According to Sujatha Ramakrishna, M.D., a child and adolescent psychiatrist, even if a baby is going to be developmentally delayed, it doesn't make a lot of sense to get anxious about it before he is a year old. "Of course, parents can and should still do things to help their babies along, by encouraging them to walk, talk, and so forth, and let their pediatrician know what's going on too, during regular appointments."
Yes, creating an eating and sleeping schedule for your baby is important -- but attempting this in the first few weeks or even months of his life is going to be stressful for both of you. "Babies, especially newborns, are adjusting to so many new things," says Nicole Keck, a mom of three from Northville, Michigan. "They will eventually get their days and nights figured out, so don't manipulate their naps; just let them eat and sleep when they want."
When is the right time to start getting on a schedule? After the first few weeks, families that follow the cues of their baby usually have a regular sleep and feeding schedule, Dr. Haley says. "Generally, after the first couple of months parents may gradually try to feed more during the day and shorten naps to encourage fewer nighttime awakenings and feedings. Between 4 and 6 months most babies should be sleeping through the night with no feedings."
It seems as though everyone wants to add in her two cents about how to take care of your baby. Although you might actually hear some good advice, some of it might have you doubting your abilities as a mom. "Don't worry about what everyone else thinks about your parenting style," Schweikert says. "You're the mom and you get to decide what's best for you and your child."
The same goes for heeding advice in parenting books. Books are excellent resources to learn what's normal and what's outside the norm, says Holly Klaassen, editor of The Fussy Baby Site. "But every baby is unique, and what works for one baby may not work for the next. Moms shouldn't feel guilty for doing what works, and what they feel good about -- even if it goes against the mainstream."
Once your baby arrives, it might feel as though everyone you know wants to swing by to sneak a peek at the new addition. But you need time to rest, so don't give a second thought to saying no. "Do not worry about upsetting anyone, or hurting people's feelings by telling them to stay away, as you need some downtime," says Lindsay de Swart, a life coach who has a website called HappyMotherCoach.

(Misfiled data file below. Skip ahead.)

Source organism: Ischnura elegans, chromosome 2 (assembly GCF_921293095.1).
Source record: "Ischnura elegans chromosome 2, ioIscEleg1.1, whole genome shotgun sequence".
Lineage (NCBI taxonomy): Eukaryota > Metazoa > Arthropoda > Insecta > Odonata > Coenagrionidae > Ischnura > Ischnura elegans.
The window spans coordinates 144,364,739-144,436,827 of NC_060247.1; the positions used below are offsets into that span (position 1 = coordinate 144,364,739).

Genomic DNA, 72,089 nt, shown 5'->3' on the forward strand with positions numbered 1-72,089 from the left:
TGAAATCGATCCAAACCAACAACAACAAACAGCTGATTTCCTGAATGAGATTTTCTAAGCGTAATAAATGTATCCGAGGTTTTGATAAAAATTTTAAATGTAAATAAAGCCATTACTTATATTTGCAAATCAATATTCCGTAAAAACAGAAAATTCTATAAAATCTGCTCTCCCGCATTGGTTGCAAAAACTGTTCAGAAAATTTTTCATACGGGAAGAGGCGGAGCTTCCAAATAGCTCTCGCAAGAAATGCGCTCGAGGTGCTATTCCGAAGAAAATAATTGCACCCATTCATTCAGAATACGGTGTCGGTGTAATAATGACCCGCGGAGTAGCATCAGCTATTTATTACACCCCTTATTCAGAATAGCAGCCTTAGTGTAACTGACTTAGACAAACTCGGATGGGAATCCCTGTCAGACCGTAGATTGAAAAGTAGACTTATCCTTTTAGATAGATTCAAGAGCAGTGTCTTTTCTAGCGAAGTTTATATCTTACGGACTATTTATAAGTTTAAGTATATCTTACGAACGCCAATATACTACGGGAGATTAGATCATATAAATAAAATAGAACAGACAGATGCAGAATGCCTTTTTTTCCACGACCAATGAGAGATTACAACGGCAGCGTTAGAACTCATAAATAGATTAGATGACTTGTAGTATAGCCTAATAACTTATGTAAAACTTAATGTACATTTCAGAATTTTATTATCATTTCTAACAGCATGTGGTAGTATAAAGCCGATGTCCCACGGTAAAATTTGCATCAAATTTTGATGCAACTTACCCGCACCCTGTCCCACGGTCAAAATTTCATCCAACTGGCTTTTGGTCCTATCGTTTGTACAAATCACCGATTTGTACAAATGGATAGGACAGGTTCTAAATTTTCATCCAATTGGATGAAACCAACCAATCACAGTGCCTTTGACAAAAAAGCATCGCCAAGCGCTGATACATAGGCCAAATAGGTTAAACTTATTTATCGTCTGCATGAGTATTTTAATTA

Of course, if someone wants to come over to help with some laundry, cooking, or cleaning, that's another story. Don't be ashamed about accepting (or even asking for) the help. "Mommyhood demands so much of your physical and mental energy, recharging when you can is actually a gift to your baby," Keck says. "Take help whenever it's offered. It shows what a good mom you are, not the opposite."
We've all heard it before: No one is perfect. Yet new moms worry that if they don't do things perfectly right off the bat, they'll be scarring their baby for life. "New moms often compare themselves to others, forgetting that they are unique," says Judy Christie, author of Hurry Less, Worry Less for Moms. "Instead, spend time deciding what works for you and your family. Don't waste precious time and energy trying to do everything, fretting when you fall short. You can't do everything, no matter how terrific a mom you are."
Celebrities seemingly lose those pregnancy pounds seconds after giving birth, so many new moms feel pressured by those images to shed the weight -- stat. In fact, a 2010 survey by the Royal College of Midwives revealed that almost two thirds of new mothers said they felt compelled to slim to their original size as soon as possible because celebrities do.
But new moms need to realize that it's completely unrealistic, as well as unhealthy, to think they can get back to prepregnancy shapes overnight, Butler says. "Focus on the baby -- not your stomach, butt and thighs!" That doesn't mean you shouldn't take time out for yourself, though. Eat healthy, sleep when you can (studies show that getting enough shut-eye will help you lose some weight), and when you feel up to it (and your OB gives you the thumbs up), start walking. "Walking is also great to clear your head and kick your energy levels up a notch, and it's great for Baby to get some fresh air every day," Butler says.